Solution 4.4 - Chemometrics: Data Analysis for the Laboratory and Chemical Plant

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  • Published: Jan 1, 2000
  • Channels: Chemometrics & Informatics

1. The centroids of each class are as follows.

Class

x

y

z

A

0.44

0.52 

0.24  

B

0.25

0.325

0.625


2. The Euclidean distances are as follows.

For objects 1 to 5, the distance to the centroid of A is less than that to the distance to the centroid of B, the reverse being true for objects 6 to 9. Hence Euclidean distances to class centroids suggest the original classification is confirmed.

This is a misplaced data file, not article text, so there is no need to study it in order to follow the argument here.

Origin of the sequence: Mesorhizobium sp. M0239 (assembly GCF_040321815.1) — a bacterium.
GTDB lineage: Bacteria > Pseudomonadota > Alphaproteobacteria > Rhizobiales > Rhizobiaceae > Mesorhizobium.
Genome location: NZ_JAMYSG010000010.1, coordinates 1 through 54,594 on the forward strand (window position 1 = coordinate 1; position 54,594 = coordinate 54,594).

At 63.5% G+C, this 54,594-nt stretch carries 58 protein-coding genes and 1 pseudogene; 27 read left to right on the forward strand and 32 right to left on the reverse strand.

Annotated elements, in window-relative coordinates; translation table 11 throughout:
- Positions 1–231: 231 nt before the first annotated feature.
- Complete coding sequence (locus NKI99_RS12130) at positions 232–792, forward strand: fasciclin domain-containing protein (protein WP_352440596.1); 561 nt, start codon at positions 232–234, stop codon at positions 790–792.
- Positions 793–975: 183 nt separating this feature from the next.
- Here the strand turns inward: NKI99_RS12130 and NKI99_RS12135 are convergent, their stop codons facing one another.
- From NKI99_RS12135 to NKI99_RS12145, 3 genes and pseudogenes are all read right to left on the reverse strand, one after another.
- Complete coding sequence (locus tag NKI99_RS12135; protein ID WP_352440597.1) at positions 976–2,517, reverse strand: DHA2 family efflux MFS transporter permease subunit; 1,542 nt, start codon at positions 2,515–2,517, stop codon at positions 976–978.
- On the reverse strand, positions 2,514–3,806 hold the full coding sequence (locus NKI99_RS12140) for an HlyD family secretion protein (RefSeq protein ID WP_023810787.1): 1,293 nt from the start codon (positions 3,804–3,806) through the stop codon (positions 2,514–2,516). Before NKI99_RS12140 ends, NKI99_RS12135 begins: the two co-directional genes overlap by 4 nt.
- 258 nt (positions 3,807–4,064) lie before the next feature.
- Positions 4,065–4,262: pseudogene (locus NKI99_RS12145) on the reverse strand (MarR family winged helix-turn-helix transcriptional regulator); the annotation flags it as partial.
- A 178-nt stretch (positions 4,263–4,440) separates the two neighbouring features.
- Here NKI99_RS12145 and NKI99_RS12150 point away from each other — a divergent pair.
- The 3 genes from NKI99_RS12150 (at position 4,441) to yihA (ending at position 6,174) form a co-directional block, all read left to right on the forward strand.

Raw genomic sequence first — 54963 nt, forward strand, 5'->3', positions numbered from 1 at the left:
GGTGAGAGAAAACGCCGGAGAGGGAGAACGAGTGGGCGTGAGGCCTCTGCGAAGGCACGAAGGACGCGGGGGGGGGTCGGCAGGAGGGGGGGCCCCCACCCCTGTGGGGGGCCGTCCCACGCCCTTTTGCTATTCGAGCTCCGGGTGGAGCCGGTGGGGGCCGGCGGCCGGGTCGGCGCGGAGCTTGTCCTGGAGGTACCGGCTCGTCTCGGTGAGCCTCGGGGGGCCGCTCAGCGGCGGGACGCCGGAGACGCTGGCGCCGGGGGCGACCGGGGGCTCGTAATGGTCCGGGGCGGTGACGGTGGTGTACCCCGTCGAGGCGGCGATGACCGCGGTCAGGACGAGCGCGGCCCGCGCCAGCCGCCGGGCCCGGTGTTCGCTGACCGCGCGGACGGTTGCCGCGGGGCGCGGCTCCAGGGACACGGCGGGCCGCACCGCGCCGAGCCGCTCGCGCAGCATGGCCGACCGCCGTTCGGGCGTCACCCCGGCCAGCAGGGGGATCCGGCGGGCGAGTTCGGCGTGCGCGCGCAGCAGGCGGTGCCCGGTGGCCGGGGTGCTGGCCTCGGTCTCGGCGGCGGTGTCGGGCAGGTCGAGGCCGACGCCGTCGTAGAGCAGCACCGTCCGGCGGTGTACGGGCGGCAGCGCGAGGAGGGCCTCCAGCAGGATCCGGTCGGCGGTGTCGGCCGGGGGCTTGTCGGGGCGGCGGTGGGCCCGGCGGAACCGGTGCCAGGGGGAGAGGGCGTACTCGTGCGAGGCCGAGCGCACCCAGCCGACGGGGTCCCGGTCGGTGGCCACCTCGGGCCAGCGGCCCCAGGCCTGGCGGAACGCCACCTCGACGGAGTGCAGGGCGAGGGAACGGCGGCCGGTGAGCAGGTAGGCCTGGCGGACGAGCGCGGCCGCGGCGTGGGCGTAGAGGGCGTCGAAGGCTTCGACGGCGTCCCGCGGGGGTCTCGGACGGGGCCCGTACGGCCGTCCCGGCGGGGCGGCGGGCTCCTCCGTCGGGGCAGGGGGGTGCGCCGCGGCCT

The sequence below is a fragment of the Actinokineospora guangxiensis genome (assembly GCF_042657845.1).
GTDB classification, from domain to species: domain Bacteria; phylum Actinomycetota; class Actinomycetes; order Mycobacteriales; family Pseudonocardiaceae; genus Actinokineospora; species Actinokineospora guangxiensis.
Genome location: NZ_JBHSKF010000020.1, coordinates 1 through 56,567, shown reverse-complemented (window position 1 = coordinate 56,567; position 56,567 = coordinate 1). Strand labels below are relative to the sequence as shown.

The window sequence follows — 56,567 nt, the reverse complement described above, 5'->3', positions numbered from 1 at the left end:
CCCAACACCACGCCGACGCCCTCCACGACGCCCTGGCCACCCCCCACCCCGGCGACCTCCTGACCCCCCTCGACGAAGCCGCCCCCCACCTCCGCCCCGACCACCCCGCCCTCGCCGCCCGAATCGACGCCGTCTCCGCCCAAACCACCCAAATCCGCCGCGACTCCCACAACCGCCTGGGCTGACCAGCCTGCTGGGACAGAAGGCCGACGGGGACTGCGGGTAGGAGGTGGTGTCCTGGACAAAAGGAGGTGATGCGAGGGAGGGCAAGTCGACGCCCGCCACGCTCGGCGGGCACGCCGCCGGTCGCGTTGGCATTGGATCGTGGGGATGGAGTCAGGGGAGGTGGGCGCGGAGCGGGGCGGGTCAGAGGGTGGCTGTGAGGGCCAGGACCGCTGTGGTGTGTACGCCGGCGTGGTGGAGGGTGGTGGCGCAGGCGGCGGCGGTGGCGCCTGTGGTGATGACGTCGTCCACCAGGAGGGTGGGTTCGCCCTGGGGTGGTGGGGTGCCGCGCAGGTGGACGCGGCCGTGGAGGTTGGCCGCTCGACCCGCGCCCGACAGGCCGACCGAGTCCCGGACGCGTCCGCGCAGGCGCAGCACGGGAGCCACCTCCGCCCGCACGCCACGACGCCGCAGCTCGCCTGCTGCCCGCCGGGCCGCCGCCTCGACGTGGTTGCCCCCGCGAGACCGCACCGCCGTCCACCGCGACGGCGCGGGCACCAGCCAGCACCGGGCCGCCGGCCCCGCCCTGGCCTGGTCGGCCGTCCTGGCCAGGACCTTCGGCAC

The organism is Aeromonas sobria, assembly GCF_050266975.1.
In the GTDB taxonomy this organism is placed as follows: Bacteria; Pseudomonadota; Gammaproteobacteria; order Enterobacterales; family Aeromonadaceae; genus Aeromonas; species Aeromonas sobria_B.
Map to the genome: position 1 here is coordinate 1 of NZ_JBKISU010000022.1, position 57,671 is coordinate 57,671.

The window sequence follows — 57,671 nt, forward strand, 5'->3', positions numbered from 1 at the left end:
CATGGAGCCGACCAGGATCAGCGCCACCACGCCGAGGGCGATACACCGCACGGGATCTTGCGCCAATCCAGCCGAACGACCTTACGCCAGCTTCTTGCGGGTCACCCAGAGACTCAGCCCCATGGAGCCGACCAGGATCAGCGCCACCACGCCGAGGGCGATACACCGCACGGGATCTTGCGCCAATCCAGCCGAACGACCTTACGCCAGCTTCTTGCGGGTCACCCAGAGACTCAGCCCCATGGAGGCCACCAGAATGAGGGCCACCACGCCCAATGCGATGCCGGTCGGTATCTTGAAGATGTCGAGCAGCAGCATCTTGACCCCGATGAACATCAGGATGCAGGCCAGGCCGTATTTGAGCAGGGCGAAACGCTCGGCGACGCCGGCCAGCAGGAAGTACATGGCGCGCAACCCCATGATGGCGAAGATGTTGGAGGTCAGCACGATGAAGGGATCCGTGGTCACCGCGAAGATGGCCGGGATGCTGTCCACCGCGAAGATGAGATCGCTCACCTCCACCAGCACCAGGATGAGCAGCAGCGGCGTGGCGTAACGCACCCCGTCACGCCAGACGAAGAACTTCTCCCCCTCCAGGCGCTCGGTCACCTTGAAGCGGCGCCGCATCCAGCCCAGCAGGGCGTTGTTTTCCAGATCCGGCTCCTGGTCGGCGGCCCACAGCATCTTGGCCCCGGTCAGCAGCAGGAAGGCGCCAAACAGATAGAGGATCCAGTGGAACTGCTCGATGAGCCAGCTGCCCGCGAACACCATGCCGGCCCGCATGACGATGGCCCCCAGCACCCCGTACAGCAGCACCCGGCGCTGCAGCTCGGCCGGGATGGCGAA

3. The two class distances for the unknown are as follows.

 

Class distance A

Class distance B

unknown

0.236

0.411

Hence the object is most likely to belong to Class A.

4. The nine distances of the unknown are indicated below. The distances are ranked from 1 (closest) to 9 (farthest). The three closest are shaded in the table.

The three nearest neighbours are objects 3 (class A), 1 (class A) and 7 (class B) so it can be concluded that the object belongs to class A. Note that this is the result of a majority vote. However there are not a large number of objects in each class, and a larger training set would probably result in more unambiguous answers. This confirms the conclusion of question 4.

5. Probably object 7 as it has a fairly small distance to class A as well as class B (see question 3). Hence its inclusion in the three closest objects of question 4 may not be very significant.

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